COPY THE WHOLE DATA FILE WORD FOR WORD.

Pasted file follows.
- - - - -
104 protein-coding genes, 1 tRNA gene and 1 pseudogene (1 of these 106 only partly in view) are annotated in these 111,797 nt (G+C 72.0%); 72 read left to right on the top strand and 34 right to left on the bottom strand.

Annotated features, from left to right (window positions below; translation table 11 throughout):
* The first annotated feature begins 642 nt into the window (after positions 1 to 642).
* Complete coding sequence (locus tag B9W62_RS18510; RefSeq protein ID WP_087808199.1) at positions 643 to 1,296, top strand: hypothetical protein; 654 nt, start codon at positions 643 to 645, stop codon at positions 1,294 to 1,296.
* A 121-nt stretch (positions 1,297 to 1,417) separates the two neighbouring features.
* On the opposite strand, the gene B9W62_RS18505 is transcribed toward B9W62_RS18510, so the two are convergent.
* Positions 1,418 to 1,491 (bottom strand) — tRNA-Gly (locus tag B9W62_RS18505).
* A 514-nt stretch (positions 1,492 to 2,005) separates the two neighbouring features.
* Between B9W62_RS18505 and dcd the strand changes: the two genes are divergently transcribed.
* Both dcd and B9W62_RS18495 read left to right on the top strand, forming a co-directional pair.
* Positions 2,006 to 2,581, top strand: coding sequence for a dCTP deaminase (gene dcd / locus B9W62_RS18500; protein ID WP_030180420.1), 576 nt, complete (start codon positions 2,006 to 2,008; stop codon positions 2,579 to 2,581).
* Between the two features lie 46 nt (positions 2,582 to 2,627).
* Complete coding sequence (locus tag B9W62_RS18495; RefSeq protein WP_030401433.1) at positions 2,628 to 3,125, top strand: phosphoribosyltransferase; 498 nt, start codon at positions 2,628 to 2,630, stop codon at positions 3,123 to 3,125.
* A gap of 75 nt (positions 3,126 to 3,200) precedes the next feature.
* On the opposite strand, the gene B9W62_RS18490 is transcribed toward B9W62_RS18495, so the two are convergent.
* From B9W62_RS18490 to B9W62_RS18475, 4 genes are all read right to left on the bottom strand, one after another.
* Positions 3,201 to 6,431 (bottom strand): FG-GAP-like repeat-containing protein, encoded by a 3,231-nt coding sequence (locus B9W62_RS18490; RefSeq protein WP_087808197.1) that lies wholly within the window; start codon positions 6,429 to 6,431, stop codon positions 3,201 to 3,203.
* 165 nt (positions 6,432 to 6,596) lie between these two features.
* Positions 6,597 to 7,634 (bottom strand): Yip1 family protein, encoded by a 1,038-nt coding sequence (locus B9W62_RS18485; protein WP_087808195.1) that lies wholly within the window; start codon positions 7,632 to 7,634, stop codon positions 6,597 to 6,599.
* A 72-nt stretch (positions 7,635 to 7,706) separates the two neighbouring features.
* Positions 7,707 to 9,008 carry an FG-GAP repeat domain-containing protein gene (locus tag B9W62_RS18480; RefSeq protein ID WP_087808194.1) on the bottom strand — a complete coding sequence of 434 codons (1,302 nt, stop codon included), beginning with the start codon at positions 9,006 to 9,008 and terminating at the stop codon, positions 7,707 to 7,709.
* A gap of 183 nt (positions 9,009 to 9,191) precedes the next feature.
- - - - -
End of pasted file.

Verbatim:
104 protein-coding genes, 1 tRNA gene and 1 pseudogene (1 of these 106 only partly in view) are annotated in these 111,797 nt (G+C 72.0%); 72 read left to right on the top strand and 34 right to left on the bottom strand.

Annotated features, from left to right (window positions below; translation table 11 throughout):
* The first annotated feature begins 642 nt into the window (after positions 1 to 642).
* Complete coding sequence (locus tag B9W62_RS18510; RefSeq protein ID WP_087808199.1) at positions 643 to 1,296, top strand: hypothetical protein; 654 nt, start codon at positions 643 to 645, stop codon at positions 1,294 to 1,296.
* A 121-nt stretch (positions 1,297 to 1,417) separates the two neighbouring features.
* On the opposite strand, the gene B9W62_RS18505 is transcribed toward B9W62_RS18510, so the two are convergent.
* Positions 1,418 to 1,491 (bottom strand) — tRNA-Gly (locus tag B9W62_RS18505).
* A 514-nt stretch (positions 1,492 to 2,005) separates the two neighbouring features.
* Between B9W62_RS18505 and dcd the strand changes: the two genes are divergently transcribed.
* Both dcd and B9W62_RS18495 read left to right on the top strand, forming a co-directional pair.
* Positions 2,006 to 2,581, top strand: coding sequence for a dCTP deaminase (gene dcd / locus B9W62_RS18500; protein ID WP_030180420.1), 576 nt, complete (start codon positions 2,006 to 2,008; stop codon positions 2,579 to 2,581).
* Between the two features lie 46 nt (positions 2,582 to 2,627).
* Complete coding sequence (locus tag B9W62_RS18495; RefSeq protein WP_030401433.1) at positions 2,628 to 3,125, top strand: phosphoribosyltransferase; 498 nt, start codon at positions 2,628 to 2,630, stop codon at positions 3,123 to 3,125.
* A gap of 75 nt (positions 3,126 to 3,200) precedes the next feature.
* On the opposite strand, the gene B9W62_RS18490 is transcribed toward B9W62_RS18495, so the two are convergent.
* From B9W62_RS18490 to B9W62_RS18475, 4 genes are all read right to left on the bottom strand, one after another.
* Positions 3,201 to 6,431 (bottom strand): FG-GAP-like repeat-containing protein, encoded by a 3,231-nt coding sequence (locus B9W62_RS18490; RefSeq protein WP_087808197.1) that lies wholly within the window; start codon positions 6,429 to 6,431, stop codon positions 3,201 to 3,203.
* 165 nt (positions 6,432 to 6,596) lie between these two features.
* Positions 6,597 to 7,634 (bottom strand): Yip1 family protein, encoded by a 1,038-nt coding sequence (locus B9W62_RS18485; protein WP_087808195.1) that lies wholly within the window; start codon positions 7,632 to 7,634, stop codon positions 6,597 to 6,599.
* A 72-nt stretch (positions 7,635 to 7,706) separates the two neighbouring features.
* Positions 7,707 to 9,008 carry an FG-GAP repeat domain-containing protein gene (locus tag B9W62_RS18480; RefSeq protein ID WP_087808194.1) on the bottom strand — a complete coding sequence of 434 codons (1,302 nt, stop codon included), beginning with the start codon at positions 9,006 to 9,008 and terminating at the stop codon, positions 7,707 to 7,709.
* A gap of 183 nt (positions 9,009 to 9,191) precedes the next feature.